"There's a reason there's so much coach control today," says Phil Jackson. "When you have young, inexperienced teams, you have situations in which coaches are afraid to let the players play. There are more talented, skilled players than ever. But that doesn't necessarily add up to better teams."
That is why the Bulls, overall, are not just good for the NBA—they're essential, if only to serve as a model. All over the league young, unprepared players are being handed the ball and, with it, the hopes of a franchise. Here it is, son. Now go sell us some tickets! With the spectacular but undisciplined Allen Iverson serving as bandleader this season, what chance did the 76ers have of becoming anything other than a sometimes exciting but deeply flawed sideshow? Do you think Iverson, christened franchise savior, wants to hear about a motion offense that restricts his shots? Do you think his coach, Johnny Davis, is confident enough in his job to install a system that takes time to work?
This situation is not unique to Philadelphia. Now that a player can become a free agent after only three years in the league, player movement is at an alltime high. (The Bulls, who held on to 11 of the 12 players from last season's opening-day roster, are an obvious exception.) Too many franchises are paying too much money to young players who have neither the maturity nor the supporting cast to succeed. But coaches can't take the time to sit and school the youngsters because ownership is impatient. Other franchises are going after quick-fix free agents and breaking up whatever chance a coach has of building cohesion. And too many coaches are trying desperately to keep control by slowing down play and, consequently, turning off the sport's electricity. After Seattle slogged by the Cavaliers 72-66 in Cleveland on Feb. 25, Sonics guard Hersey Hawkins said, "A couple times I looked in the stands and was amazed people were still there."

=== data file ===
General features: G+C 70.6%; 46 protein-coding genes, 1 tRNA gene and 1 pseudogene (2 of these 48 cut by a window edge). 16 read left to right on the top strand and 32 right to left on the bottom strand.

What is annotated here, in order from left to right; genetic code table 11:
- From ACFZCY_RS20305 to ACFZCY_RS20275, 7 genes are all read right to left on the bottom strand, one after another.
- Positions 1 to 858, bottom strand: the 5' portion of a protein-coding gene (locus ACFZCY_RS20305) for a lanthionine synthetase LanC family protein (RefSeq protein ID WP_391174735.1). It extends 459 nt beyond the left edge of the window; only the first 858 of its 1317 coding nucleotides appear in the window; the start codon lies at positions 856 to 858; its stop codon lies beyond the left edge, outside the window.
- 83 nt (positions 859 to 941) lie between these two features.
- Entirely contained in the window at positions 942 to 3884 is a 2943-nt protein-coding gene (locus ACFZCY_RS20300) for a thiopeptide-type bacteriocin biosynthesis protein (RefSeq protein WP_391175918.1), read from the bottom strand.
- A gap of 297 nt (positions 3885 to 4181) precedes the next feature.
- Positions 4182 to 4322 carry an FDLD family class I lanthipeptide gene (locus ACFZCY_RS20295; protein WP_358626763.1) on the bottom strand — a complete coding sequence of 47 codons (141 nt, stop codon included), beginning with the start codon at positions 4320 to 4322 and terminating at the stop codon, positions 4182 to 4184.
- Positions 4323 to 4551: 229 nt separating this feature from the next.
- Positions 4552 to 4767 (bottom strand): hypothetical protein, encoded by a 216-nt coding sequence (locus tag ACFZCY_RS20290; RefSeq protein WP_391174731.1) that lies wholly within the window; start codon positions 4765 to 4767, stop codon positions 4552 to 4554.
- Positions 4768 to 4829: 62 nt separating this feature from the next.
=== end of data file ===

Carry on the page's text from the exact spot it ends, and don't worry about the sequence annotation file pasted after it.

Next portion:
They are for now, Hersey. But will they be when the Bulls aren't around to build and sustain the buzz? Will the game's popularity go into serious decline in the three or four years it might take fans to, as Jordan says, "decrease expectations"?
Commissioner David Stern is sure it won't. "People said we were in trouble when Oscar Robertson or Magic Johnson or Larry Bird left the game," says Stern. "Great stars leave, great stars replace them."
Even a skeptic such as Barkley, who has criticized some of the league's young players, says the future is bright. He singles out the Minnesota Timberwolves, the Lakers and the Heat as franchises with potential and pizzazz. In fact, says Ainge, "it'll be better when the Bulls break up. More teams will feel they have a chance to win it all."
Maybe, but those on-the-rise teams should still study Chicago. No, those clubs won't have Jordan, a once-in-a-millennium player. But they should note that the Bulls built slowly, role player by role player. They should note that the Bulls put their coach clearly in charge. They should note that the Bulls did not drain the fun out of the game but kept it—what was Casey's word?—fluid, employing a style that is at once disciplined and wide open. And the other teams should note that Rodman's occasional transgressions notwithstanding, the Bulls played with class and sportsmanship.
But even if there is another model franchise by the turn of the century, it will not be enough. There had better be two or three. No single team could lead the NBA caravan as spectacularly as the Bulls and Jordan have. "I think some players are just happy to be on the same court with Mike, the fans to be in the same arena," says Atlanta Hawks center Dikembe Mutombo. "I cannot imagine that it could be like that with anybody else."